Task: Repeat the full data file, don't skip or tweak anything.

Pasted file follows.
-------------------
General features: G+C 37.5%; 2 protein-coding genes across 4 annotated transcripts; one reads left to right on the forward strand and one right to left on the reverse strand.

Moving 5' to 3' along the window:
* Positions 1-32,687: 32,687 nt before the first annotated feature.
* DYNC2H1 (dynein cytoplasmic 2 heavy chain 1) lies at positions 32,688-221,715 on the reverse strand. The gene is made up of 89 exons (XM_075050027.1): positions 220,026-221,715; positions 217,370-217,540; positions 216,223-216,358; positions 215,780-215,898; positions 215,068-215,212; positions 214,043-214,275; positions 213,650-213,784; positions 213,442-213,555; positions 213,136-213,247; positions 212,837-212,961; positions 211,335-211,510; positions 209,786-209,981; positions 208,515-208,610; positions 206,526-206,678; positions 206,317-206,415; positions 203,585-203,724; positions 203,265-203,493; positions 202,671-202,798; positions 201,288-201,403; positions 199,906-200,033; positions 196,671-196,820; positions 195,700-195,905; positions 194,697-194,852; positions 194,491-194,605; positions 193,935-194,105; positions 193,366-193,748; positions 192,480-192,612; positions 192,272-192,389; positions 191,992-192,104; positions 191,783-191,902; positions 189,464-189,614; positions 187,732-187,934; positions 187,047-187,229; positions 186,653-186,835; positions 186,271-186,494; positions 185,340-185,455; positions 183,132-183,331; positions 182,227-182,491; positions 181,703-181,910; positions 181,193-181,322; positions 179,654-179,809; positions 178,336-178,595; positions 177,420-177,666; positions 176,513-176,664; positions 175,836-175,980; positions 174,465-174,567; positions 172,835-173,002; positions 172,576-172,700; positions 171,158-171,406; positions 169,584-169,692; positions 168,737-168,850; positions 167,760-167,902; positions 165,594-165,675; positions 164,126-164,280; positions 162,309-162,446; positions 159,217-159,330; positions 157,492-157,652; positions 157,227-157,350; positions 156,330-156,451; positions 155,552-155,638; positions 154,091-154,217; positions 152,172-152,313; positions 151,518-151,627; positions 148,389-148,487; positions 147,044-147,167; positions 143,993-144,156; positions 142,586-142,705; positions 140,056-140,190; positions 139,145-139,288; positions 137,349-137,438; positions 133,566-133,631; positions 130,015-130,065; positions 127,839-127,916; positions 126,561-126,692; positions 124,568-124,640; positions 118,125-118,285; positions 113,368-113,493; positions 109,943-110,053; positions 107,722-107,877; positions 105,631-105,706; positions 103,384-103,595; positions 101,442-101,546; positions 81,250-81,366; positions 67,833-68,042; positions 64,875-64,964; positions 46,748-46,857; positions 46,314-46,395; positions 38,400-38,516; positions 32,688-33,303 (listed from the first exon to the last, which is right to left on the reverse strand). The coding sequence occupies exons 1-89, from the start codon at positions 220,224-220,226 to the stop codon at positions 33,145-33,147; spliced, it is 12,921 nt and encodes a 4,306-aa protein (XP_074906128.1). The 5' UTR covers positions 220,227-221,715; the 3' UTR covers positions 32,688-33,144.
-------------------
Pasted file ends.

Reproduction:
General features: G+C 37.5%; 2 protein-coding genes across 4 annotated transcripts; one reads left to right on the forward strand and one right to left on the reverse strand.

Moving 5' to 3' along the window:
* Positions 1-32,687: 32,687 nt before the first annotated feature.
* DYNC2H1 (dynein cytoplasmic 2 heavy chain 1) lies at positions 32,688-221,715 on the reverse strand. The gene is made up of 89 exons (XM_075050027.1): positions 220,026-221,715; positions 217,370-217,540; positions 216,223-216,358; positions 215,780-215,898; positions 215,068-215,212; positions 214,043-214,275; positions 213,650-213,784; positions 213,442-213,555; positions 213,136-213,247; positions 212,837-212,961; positions 211,335-211,510; positions 209,786-209,981; positions 208,515-208,610; positions 206,526-206,678; positions 206,317-206,415; positions 203,585-203,724; positions 203,265-203,493; positions 202,671-202,798; positions 201,288-201,403; positions 199,906-200,033; positions 196,671-196,820; positions 195,700-195,905; positions 194,697-194,852; positions 194,491-194,605; positions 193,935-194,105; positions 193,366-193,748; positions 192,480-192,612; positions 192,272-192,389; positions 191,992-192,104; positions 191,783-191,902; positions 189,464-189,614; positions 187,732-187,934; positions 187,047-187,229; positions 186,653-186,835; positions 186,271-186,494; positions 185,340-185,455; positions 183,132-183,331; positions 182,227-182,491; positions 181,703-181,910; positions 181,193-181,322; positions 179,654-179,809; positions 178,336-178,595; positions 177,420-177,666; positions 176,513-176,664; positions 175,836-175,980; positions 174,465-174,567; positions 172,835-173,002; positions 172,576-172,700; positions 171,158-171,406; positions 169,584-169,692; positions 168,737-168,850; positions 167,760-167,902; positions 165,594-165,675; positions 164,126-164,280; positions 162,309-162,446; positions 159,217-159,330; positions 157,492-157,652; positions 157,227-157,350; positions 156,330-156,451; positions 155,552-155,638; positions 154,091-154,217; positions 152,172-152,313; positions 151,518-151,627; positions 148,389-148,487; positions 147,044-147,167; positions 143,993-144,156; positions 142,586-142,705; positions 140,056-140,190; positions 139,145-139,288; positions 137,349-137,438; positions 133,566-133,631; positions 130,015-130,065; positions 127,839-127,916; positions 126,561-126,692; positions 124,568-124,640; positions 118,125-118,285; positions 113,368-113,493; positions 109,943-110,053; positions 107,722-107,877; positions 105,631-105,706; positions 103,384-103,595; positions 101,442-101,546; positions 81,250-81,366; positions 67,833-68,042; positions 64,875-64,964; positions 46,748-46,857; positions 46,314-46,395; positions 38,400-38,516; positions 32,688-33,303 (listed from the first exon to the last, which is right to left on the reverse strand). The coding sequence occupies exons 1-89, from the start codon at positions 220,224-220,226 to the stop codon at positions 33,145-33,147; spliced, it is 12,921 nt and encodes a 4,306-aa protein (XP_074906128.1). The 5' UTR covers positions 220,227-221,715; the 3' UTR covers positions 32,688-33,144.